• Visitation

    Friday, February 3rd, 2023 | 6:00pm - 8:00pm
    Friday, February 3rd, 2023 6:00pm - 8:00pm
    Harvest Haven Barn
    3375 East Autumn Lane
    Eagle Mountain, Utah 84005
    Get Directions: View Map | Text | Email
  • Second Visitation

    Saturday, February 4th, 2023 | 9:00am - 10:30am
    Saturday, February 4th, 2023 9:00am - 10:30am
    MLA Building
    157 North Rockwell Drive
    Rocky Ridge, Utah 84645
    Get Directions: View Map | Text | Email
  • Funeral Service

    Saturday, February 4th, 2023 | 11:00am
    Saturday, February 4th, 2023 11:00am
    MLA Building
    157 North Rockwell Drive
    Rocky Ridge, Utah 84645
    Get Directions: View Map | Text | Email
  • Interment

    Saturday, February 4th, 2023 |
    Saturday, February 4th, 2023
    Rocky Ridge Cemetery
    286 South Hillside Drive
    Rocky Ridge, Utah 84645
    Get Directions: View Map | Text | Email
  • Online Memory & Photo Sharing Event

    Online Event

    About this event

    In Loving Memory Of

    Karl Jessop

    June 11, 1932 - January 26, 2023

    Look inside to read what others have shared

    Family and friends are coming together online to create a special keepsake. Every memory left on the online obituary will be automatically included in this book.


We encourage you to share your most beloved memories of Karl here, so that the family and other loved ones can always see it. You can upload cherished photographs, or share your favorite stories, and can even comment on those shared by others.

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Private Condolence
Eric & Wendy Coombs and Kevin and Pat Taggart; Brenda Taggart; Aaron and J sent flowers to the family of Karl Warner Jessop.
Guaranteed hand delivery by a local florist
Plant a Tree in Memory of Karl
1 tree has been planted in memory of Karl Warner Jessop

Robert Whittaker

Posted at 01:01pm
Lyman Jessop was a dear friend as we attended Piute High School in the 1950s Where is he? Thanks from Robert Whittaker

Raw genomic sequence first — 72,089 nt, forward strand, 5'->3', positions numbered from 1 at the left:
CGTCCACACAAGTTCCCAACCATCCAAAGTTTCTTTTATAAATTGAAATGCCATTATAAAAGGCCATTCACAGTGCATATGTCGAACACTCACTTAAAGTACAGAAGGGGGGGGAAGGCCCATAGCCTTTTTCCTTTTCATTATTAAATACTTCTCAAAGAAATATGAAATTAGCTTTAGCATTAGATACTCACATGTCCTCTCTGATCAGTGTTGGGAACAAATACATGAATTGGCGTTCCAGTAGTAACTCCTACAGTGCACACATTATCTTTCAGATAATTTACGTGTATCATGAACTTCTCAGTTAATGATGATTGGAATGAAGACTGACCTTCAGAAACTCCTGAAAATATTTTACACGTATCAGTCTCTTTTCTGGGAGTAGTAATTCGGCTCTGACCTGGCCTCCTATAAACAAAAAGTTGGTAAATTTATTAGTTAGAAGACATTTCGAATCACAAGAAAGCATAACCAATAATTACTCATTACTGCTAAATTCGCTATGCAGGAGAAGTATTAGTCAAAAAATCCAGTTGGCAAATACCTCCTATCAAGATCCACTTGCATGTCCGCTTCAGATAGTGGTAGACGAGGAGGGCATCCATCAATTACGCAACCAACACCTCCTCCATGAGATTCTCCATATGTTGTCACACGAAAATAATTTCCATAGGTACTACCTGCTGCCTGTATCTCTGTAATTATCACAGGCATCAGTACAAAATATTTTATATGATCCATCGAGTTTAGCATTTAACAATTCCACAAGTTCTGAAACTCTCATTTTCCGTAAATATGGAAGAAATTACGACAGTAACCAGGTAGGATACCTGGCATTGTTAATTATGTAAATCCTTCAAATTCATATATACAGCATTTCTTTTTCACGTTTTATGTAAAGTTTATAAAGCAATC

Denise Etherton Posted at 03:22pm

Passed away March 19, 2020 and buried in Pinesdale Cemetery, Montana.

Janet Johnson

Posted at 10:32pm
Memories of Karl Jessop/Dad:
People were asked to describe dad in two words: The most common descriptors were :
#1 answer: Hard working;
He was quiet & reserved; Humble, Faithful, Extremely Patient, and a Peacemaker,
He was dedicated and determined (didn’t give up on hard tasks) and generous with his time and resources.
He was very committed to the gospel; Never complained, and could fix anything and everything.
He was Resilient (he survived everything, got back up, brushed himself off, and got back to work without complaint),
Never spoke bad about others or gossipped.
Good at pinochle, chess, horseshoes, and fishing
He adored babies
Some described him as “the salt of the earth.” (JoMay’s son Steven Jessop)
He gave faithful service to his fellow man and always did his duty (Aunt Sherry & Mary Dawn)
Several kids used the word “Tired” to describe dad. He worked hard all day long and when he’d get home, he’d grab the newspaper and sit down to read. He’d kick off one shoe and was asleep before he could get the other one off. Not sure he ever had time to read the newspaper cover to cover, but it sure was a comfortable sleeping companion for him. When he was called for dinner, the kids would move the newspaper and say “Daddy, Daddy dinner is ready.” But he’d sleep right through it until you said “Karl” and then he’d wake up instantly.)